Monarch butterfly population decreasing in record numbers

Mother Nature can be a fierce lady, raining down some unthinkable terrors at a moments notice. Whether it is the unrelenting power of a tornado or the awesome fury of a hurricane, nature has a way of tipping the karmic scales. However, not everything it brings is bad news.
Nature fills the world with countless examples of beauty. In spring, it is the emergence of the vibrant colors that the blooming flowers bring to light. It is complemented by the lush green grass that awakens from its winter slumber. Then there are the myriad of creatures that beautify the landscape of nature.

None is more stunning than the Monarch butterfly. With its rich orange,red, and black colors, the Monarch stands out against the azure blue skies that typify a summer’s day. One cannot imagine what spring and summer would look like without them, but that might be something that nature lovers will have to get use to.

That is because reports out of Mexico have the Monarch butterfly population declining sharply over the past decade. Now one might ask, what does Mexico have to deal with assessing the Monarch butterfly population. Well, more than one might suspect. The Oyamel Fir Forests in Central Mexico is where these beautiful butterflies migrate to come winter. They are not built for harsh winter climates, so they retreat to this area to take refuge till spring.

Unfortunately, the latest data suggests that the numbers for the Monarch are dropping at a frightening pace. Consider the following data which was included in a Washington Post interview on the subject. In 2003, there were enough butterflies in the forests to cover close to 27.4 acres of land. Imagine that immense number of monarchs. Fast forward to 2013 and that number is but 1.65 acres.

For lovers of the butterfly, that is staggering blow. A dropoff of 26 acres worth of Monarchs is a mind blowing statistic. The question is what could possibly account for such a large decline? Well, experts seem to think there is a three fold reason in this Mexican region. The first has been some abnormal weather that has taken its toll on the population.

The first part of the weather nightmare was severe drought conditions in Texas. One might not see the correlation, but it is there. Texas is a natural refueling spot for the Monarch on the long trip down south. They stop to grab fuel from certain flowers, which they cannot get if the drought killed them off. Without this energy boost, a segment of this population will not survive the winter months.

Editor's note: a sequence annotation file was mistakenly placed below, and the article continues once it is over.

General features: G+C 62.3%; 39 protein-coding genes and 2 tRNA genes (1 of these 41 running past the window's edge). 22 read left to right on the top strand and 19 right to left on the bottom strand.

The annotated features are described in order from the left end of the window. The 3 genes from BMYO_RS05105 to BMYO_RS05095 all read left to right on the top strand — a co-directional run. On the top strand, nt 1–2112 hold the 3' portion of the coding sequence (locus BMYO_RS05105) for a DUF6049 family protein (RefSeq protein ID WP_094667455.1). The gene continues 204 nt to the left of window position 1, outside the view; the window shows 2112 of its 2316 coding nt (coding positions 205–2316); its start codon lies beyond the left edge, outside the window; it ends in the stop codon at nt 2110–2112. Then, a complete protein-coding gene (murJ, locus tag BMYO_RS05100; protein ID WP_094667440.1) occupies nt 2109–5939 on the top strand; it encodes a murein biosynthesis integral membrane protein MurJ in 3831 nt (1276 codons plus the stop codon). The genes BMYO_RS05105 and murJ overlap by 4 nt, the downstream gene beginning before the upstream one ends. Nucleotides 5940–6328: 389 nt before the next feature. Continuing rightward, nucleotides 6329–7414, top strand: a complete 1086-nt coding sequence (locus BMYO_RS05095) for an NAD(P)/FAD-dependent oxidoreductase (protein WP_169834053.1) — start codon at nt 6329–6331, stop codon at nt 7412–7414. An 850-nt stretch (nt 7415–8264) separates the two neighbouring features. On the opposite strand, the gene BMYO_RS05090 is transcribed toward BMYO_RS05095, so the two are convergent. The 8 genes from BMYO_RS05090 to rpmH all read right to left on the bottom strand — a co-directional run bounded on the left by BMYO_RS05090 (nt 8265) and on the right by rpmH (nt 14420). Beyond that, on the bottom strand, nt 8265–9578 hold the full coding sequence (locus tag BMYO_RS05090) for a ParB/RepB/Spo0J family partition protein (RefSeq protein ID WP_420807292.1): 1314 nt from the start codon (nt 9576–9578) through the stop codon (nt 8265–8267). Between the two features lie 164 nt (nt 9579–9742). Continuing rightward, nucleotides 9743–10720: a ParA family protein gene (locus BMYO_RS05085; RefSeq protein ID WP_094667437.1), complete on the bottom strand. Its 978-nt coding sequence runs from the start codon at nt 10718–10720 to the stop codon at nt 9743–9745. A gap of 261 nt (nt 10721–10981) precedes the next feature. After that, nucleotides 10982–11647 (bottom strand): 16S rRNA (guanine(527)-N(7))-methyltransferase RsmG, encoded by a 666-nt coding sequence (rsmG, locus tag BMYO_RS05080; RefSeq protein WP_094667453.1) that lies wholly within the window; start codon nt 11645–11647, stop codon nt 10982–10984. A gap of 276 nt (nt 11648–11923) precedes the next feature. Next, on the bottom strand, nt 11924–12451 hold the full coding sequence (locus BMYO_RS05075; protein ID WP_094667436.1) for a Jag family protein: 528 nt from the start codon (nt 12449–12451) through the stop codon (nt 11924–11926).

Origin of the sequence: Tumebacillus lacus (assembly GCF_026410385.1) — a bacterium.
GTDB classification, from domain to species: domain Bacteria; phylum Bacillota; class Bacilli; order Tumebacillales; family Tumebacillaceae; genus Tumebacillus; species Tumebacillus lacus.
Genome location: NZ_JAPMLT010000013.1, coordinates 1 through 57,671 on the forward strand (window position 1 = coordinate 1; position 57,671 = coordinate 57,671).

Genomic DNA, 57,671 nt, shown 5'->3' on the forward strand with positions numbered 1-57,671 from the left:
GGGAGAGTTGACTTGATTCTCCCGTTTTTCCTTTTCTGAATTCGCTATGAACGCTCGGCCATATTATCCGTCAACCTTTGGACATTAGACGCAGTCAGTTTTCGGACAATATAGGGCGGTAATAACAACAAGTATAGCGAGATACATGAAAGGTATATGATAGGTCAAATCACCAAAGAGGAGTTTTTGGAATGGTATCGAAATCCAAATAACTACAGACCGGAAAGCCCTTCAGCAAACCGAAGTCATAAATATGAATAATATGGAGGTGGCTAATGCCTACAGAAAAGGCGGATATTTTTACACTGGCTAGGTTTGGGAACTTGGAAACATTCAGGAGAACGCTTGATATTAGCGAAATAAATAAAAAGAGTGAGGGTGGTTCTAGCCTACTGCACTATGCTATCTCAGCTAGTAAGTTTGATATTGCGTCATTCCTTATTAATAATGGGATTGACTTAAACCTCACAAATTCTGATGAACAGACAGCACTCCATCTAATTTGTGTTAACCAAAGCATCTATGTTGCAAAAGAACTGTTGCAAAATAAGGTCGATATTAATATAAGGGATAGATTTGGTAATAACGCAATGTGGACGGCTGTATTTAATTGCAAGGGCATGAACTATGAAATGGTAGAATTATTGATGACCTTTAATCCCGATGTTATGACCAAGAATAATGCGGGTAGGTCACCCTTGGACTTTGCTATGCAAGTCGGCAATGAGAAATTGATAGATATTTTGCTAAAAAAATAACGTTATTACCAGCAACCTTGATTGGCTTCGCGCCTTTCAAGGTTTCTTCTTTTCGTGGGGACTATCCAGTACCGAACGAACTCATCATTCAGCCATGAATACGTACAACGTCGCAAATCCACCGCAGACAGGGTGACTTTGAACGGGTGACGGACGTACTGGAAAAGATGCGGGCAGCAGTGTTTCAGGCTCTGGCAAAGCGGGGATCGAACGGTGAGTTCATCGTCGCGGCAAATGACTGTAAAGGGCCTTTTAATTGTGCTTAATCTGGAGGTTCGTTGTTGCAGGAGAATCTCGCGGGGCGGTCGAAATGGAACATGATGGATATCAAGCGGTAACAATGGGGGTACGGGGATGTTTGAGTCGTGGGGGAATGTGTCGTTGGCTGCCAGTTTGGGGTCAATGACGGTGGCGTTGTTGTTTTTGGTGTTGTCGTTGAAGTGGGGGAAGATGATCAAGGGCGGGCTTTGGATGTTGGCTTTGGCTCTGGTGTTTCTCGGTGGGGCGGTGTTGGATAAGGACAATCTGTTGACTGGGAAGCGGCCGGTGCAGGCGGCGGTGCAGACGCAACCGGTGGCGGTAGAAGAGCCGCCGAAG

There was also a longer colder period up north, which delayed the trip back up to northern breeding grounds. Add those up and it caused a big hit against the Monarch population. It was not the only factor, though. Mexico has suffered from deforestation, which has come as a result of illegal logging in the region. It is a sad fact of the world today that greed supersedes the natural order of things.

This is clear cut logging, meaning that the trees are not being replaced like a normal logging operation. When this happens, acres disappear, giving these Monarch butterflies fewer places to migrate to. Finally, the population has suffered from the effects of industrialized agriculture taking place in parts of the United States.

One may wonder how something in the Midwest affects the Monarchs in Mexico, but the connection is there. These Midwestern farmers are planting on a wide scale, but are doing so with genetically altered plants that resist herbicides used to ward off other weeds. This means that while those plants live, all the natural occurring ones around them are being killed.

This means the milkweed, which feed the Monarchs and are where they lay eggs, are disappearing. No milkweed leaves the Monarchs no place to lay eggs, thus decreasing the population. This one factor might be the biggest to blame for the sharp dropoff in numbers.

Scientists feel that the numbers could come back strong in the future, but things will have to go exactly right. Getting back to a normal weather pattern, while allowing the milkweed to prosper, could help the numbers to rebound. However, there are no guarantees, as long as man keeps disturbing the natural order with artificial enhancements.